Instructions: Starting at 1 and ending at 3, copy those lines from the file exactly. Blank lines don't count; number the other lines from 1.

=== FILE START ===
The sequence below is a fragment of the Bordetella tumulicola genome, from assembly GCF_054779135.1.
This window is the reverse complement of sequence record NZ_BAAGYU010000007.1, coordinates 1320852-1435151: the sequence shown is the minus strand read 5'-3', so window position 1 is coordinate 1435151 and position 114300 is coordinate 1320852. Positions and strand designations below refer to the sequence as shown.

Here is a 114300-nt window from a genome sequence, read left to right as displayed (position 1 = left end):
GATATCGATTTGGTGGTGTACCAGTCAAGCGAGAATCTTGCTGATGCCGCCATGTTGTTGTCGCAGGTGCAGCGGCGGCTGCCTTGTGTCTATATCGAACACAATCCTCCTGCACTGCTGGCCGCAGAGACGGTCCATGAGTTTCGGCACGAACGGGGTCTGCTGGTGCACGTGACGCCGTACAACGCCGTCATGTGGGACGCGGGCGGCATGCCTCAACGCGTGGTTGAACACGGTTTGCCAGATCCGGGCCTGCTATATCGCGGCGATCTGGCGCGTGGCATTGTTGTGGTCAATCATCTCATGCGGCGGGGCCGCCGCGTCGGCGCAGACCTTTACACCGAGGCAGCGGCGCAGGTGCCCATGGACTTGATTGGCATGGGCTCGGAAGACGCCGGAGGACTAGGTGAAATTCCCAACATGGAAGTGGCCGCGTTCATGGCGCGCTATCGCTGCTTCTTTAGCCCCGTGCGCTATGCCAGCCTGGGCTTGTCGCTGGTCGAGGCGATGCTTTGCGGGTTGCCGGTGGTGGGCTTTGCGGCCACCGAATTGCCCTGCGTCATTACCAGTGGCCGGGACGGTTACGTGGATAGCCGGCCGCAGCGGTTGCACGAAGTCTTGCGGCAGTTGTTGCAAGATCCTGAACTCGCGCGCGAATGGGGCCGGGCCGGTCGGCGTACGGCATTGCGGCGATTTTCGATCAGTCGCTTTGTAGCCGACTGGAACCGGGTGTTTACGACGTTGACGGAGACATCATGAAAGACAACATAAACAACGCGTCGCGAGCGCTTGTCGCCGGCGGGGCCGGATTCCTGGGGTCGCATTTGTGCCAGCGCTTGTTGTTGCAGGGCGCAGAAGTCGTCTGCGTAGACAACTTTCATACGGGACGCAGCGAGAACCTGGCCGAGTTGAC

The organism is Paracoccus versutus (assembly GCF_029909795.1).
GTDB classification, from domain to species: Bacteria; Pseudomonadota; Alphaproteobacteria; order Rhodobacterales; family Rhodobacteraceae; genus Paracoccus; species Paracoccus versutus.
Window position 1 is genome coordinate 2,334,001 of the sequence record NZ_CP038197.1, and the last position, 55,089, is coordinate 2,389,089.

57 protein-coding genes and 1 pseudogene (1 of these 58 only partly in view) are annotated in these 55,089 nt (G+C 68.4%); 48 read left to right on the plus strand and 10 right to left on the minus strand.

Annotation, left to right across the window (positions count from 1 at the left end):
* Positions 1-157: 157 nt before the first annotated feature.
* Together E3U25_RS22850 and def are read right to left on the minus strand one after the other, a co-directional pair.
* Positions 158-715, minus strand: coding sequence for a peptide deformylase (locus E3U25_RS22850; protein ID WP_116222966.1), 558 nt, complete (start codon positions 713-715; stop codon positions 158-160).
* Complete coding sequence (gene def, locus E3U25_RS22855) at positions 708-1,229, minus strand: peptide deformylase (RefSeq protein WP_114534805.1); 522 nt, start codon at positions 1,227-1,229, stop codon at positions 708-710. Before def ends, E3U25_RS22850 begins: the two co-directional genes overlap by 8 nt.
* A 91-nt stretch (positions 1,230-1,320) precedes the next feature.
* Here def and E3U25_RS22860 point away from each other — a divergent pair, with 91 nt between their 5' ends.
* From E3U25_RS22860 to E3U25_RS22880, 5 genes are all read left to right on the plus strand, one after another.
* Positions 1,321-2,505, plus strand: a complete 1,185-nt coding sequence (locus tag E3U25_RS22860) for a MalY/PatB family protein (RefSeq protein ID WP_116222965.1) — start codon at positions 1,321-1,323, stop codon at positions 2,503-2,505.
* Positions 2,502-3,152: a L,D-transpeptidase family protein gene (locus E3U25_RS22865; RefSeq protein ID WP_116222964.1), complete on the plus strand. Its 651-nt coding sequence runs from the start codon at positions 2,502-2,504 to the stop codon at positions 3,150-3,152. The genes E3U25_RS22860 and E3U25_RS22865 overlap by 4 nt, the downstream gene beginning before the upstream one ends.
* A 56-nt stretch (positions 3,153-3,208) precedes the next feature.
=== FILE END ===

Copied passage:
The sequence below is a fragment of the Bordetella tumulicola genome, from assembly GCF_054779135.1.
This window is the reverse complement of sequence record NZ_BAAGYU010000007.1, coordinates 1320852-1435151: the sequence shown is the minus strand read 5'-3', so window position 1 is coordinate 1435151 and position 114300 is coordinate 1320852. Positions and strand designations below refer to the sequence as shown.

Here is a 114300-nt window from a genome sequence, read left to right as displayed (position 1 = left end):